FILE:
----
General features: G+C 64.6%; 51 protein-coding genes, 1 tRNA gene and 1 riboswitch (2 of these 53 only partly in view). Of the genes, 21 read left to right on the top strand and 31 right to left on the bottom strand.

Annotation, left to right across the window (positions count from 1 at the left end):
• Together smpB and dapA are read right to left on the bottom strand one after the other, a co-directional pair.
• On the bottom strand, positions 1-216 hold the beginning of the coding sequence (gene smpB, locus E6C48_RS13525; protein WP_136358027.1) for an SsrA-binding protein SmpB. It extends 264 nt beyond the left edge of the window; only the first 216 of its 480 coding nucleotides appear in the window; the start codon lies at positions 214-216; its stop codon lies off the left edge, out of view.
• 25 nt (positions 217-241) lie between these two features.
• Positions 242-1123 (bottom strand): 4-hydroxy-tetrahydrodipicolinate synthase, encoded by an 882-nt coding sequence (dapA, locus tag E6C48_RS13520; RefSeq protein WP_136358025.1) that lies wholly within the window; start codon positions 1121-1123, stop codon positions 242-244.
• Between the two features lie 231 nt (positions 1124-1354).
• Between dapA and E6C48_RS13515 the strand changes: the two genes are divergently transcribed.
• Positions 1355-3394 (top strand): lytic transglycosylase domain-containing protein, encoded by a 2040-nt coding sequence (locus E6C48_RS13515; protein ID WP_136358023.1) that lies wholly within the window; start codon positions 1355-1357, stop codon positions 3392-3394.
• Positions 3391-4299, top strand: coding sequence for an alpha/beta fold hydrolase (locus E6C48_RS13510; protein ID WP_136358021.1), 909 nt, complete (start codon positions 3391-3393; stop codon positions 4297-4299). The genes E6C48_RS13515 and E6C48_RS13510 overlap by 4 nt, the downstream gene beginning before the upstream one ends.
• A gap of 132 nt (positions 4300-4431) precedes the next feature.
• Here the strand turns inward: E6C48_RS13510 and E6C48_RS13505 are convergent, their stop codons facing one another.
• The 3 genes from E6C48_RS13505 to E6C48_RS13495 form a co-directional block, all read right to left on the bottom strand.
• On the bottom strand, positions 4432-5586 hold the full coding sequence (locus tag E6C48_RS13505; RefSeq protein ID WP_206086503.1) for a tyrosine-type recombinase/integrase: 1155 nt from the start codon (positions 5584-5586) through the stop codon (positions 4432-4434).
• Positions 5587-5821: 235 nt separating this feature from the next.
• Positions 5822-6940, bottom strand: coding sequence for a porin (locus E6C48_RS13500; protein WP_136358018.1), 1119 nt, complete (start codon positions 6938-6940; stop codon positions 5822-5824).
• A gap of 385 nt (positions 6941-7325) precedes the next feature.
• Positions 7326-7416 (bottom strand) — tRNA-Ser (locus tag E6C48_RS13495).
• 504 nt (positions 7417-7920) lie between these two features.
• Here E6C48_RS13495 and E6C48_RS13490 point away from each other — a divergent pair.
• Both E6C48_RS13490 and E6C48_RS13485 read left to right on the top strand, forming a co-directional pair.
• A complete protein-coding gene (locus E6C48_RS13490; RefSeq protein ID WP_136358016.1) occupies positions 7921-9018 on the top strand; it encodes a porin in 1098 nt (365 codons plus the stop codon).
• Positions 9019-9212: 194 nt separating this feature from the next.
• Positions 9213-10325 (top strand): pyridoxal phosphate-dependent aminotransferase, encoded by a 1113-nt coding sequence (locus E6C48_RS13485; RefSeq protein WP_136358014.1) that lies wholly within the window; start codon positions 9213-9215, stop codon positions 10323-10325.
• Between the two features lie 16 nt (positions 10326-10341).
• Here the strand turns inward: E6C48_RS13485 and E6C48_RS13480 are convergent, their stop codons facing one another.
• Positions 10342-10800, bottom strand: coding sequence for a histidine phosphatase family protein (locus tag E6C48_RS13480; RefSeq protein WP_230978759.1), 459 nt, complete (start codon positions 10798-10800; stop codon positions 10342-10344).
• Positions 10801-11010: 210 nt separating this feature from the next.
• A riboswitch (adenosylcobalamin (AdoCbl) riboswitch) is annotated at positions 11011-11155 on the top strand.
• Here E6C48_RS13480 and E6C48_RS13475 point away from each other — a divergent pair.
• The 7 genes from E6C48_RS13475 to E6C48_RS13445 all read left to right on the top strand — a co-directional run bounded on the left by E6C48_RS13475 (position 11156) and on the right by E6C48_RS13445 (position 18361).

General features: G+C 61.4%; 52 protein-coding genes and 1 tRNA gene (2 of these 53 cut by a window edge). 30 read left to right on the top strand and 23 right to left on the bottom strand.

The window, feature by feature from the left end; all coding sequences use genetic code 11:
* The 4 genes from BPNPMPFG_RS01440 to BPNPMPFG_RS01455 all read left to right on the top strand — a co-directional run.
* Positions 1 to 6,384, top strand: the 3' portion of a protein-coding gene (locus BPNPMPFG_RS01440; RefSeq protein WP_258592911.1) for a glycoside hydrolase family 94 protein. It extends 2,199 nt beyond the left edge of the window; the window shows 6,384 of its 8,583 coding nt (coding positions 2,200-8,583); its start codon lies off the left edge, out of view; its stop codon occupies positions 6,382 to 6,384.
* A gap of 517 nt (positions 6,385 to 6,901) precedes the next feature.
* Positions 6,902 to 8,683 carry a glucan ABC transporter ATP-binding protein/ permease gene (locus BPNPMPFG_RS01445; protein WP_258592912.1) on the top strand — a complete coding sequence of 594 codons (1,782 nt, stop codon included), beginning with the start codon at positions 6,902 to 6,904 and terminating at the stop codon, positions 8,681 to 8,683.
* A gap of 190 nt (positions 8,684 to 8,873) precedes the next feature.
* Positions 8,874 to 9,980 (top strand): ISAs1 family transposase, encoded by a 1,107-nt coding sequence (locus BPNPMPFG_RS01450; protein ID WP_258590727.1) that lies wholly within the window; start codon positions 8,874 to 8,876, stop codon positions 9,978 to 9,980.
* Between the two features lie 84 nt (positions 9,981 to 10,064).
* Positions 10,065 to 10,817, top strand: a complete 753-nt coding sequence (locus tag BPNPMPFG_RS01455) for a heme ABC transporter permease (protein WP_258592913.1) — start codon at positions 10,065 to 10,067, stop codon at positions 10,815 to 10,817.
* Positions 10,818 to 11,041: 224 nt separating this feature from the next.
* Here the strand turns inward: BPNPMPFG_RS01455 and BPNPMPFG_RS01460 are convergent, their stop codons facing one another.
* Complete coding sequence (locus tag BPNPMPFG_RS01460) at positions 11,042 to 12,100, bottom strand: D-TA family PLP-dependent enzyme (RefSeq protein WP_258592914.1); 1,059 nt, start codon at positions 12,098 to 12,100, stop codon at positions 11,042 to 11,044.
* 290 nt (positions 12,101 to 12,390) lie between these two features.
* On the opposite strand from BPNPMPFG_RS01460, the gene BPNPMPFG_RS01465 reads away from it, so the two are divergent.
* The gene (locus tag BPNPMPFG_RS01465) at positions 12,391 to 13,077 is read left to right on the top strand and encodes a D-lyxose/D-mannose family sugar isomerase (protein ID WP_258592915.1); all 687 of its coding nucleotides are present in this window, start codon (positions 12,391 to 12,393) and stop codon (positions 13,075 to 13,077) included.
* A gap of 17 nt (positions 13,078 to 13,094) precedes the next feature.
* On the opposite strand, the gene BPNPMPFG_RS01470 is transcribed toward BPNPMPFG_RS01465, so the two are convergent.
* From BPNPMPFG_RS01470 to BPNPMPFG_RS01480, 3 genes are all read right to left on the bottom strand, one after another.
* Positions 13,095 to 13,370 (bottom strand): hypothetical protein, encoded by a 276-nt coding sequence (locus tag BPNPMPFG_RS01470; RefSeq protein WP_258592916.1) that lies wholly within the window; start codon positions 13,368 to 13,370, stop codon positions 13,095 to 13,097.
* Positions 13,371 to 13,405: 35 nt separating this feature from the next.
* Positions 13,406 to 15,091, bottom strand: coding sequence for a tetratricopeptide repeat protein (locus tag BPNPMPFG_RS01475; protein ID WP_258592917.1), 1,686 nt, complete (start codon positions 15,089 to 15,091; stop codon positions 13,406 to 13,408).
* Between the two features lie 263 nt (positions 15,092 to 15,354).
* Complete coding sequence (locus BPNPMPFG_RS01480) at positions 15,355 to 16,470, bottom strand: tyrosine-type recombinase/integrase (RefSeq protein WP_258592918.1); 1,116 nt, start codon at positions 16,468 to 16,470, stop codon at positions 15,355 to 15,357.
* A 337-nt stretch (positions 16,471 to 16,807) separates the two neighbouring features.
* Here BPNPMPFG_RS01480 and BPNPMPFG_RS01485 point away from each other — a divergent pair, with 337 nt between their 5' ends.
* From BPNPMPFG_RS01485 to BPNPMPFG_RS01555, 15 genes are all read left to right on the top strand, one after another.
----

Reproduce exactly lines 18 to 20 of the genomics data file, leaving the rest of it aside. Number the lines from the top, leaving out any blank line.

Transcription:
• Positions 7326-7416 (bottom strand) — tRNA-Ser (locus tag E6C48_RS13495).
• 504 nt (positions 7417-7920) lie between these two features.
• Here E6C48_RS13495 and E6C48_RS13490 point away from each other — a divergent pair.